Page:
Recommendations suggest considering gross domestic product (GDP) and other current measures of national income accounting in the context of SDGs. As SRC points out, one single measure cannot capture the full complexity of human well-being and its relation to the biosphere. Various kinds of complementary indicators do already exist; they should just be used more.
The NCM has recently launched a new cross-sectoral project in cooperation with the national statistics offices in the Nordic countries. The aim is to increase the use of these underused, complementary welfare indicators in political decision-making processes. We are aiming to initiate ministerial level discussions between the environmental, finance and business sectors on this issue during 2014.
The Nordic Council of Ministers also publishes statistics and data from the Nordic region, and the latest initiative is a new set of sustainable development indicators. These indicators correspond to the cross-sectoral focus areas of our strategy: the Nordic welfare model; viable ecosystems; changing climate; sustainable use of the earth’s resources; and education, research and innovation. We have also published a short overview of their status in 2013.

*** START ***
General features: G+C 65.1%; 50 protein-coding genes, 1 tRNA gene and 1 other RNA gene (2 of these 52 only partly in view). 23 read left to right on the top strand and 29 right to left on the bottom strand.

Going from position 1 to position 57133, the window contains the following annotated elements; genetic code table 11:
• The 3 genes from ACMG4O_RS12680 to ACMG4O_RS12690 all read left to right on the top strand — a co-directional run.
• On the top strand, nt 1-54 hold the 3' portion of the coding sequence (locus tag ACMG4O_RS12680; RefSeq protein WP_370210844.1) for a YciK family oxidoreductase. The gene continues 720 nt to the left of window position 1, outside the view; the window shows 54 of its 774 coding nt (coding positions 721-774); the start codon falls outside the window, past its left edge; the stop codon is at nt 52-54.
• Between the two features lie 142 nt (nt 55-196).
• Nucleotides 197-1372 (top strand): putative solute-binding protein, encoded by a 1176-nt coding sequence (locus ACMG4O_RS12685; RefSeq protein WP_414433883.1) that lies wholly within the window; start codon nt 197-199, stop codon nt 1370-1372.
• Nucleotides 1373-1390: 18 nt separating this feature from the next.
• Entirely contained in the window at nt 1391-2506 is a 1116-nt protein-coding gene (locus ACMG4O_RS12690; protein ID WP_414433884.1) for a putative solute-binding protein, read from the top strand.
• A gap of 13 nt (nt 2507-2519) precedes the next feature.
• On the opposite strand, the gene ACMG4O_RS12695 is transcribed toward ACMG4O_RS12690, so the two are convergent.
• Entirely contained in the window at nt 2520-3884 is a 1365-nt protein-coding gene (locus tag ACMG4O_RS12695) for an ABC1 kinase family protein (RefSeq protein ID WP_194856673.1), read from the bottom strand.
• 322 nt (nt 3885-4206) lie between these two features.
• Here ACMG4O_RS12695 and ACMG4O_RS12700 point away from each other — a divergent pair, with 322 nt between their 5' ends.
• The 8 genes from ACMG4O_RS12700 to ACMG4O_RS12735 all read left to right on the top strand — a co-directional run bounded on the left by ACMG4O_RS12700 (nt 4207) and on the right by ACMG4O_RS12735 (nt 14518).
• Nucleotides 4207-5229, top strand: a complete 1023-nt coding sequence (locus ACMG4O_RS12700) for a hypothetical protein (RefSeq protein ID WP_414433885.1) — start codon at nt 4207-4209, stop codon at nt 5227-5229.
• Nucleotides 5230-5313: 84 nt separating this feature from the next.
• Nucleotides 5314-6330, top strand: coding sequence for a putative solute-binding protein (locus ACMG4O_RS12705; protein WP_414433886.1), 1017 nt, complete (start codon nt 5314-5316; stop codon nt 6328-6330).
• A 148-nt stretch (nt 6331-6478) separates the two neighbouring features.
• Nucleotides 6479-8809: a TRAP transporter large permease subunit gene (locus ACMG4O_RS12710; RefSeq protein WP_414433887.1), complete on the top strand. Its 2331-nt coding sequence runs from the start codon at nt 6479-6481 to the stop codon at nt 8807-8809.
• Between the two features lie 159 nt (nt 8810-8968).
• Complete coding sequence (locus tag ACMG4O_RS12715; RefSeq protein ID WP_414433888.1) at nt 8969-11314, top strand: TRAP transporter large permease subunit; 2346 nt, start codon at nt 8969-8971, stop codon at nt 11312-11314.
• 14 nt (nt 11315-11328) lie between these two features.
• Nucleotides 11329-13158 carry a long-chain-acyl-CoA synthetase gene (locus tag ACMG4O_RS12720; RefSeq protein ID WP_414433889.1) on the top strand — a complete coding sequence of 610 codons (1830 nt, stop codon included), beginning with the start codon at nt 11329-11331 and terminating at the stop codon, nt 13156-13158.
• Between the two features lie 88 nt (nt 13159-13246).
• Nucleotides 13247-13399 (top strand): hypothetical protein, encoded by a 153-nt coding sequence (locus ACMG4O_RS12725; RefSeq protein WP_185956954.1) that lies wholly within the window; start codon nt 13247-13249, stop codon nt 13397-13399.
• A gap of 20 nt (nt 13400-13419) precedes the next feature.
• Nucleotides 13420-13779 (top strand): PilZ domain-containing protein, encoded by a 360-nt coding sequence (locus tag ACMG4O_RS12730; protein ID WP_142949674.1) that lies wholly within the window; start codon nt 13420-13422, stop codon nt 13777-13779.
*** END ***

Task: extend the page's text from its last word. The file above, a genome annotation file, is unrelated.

The indicators can be used by practitioners in the field but, even more importantly, they provide knowledge for decision-makers and hold them accountable in terms of sustainability goals and policies.
The unique aspect of the Nordic indicators is that they cover the entire region in an integrated way, while linking to the ongoing political dialogue between the Nordic countries. While the indicators provide an easy, factual overview of sustainability status in selected areas, they also serve as a regional benchmarking tool that can have potential beneficial effects in a world facing ever-increasing cross-border challenges.
These are just some of the ways in which the Nordic Council of Ministers is making a constructive contribution to the work of advancing the Post-2015 Development Agenda.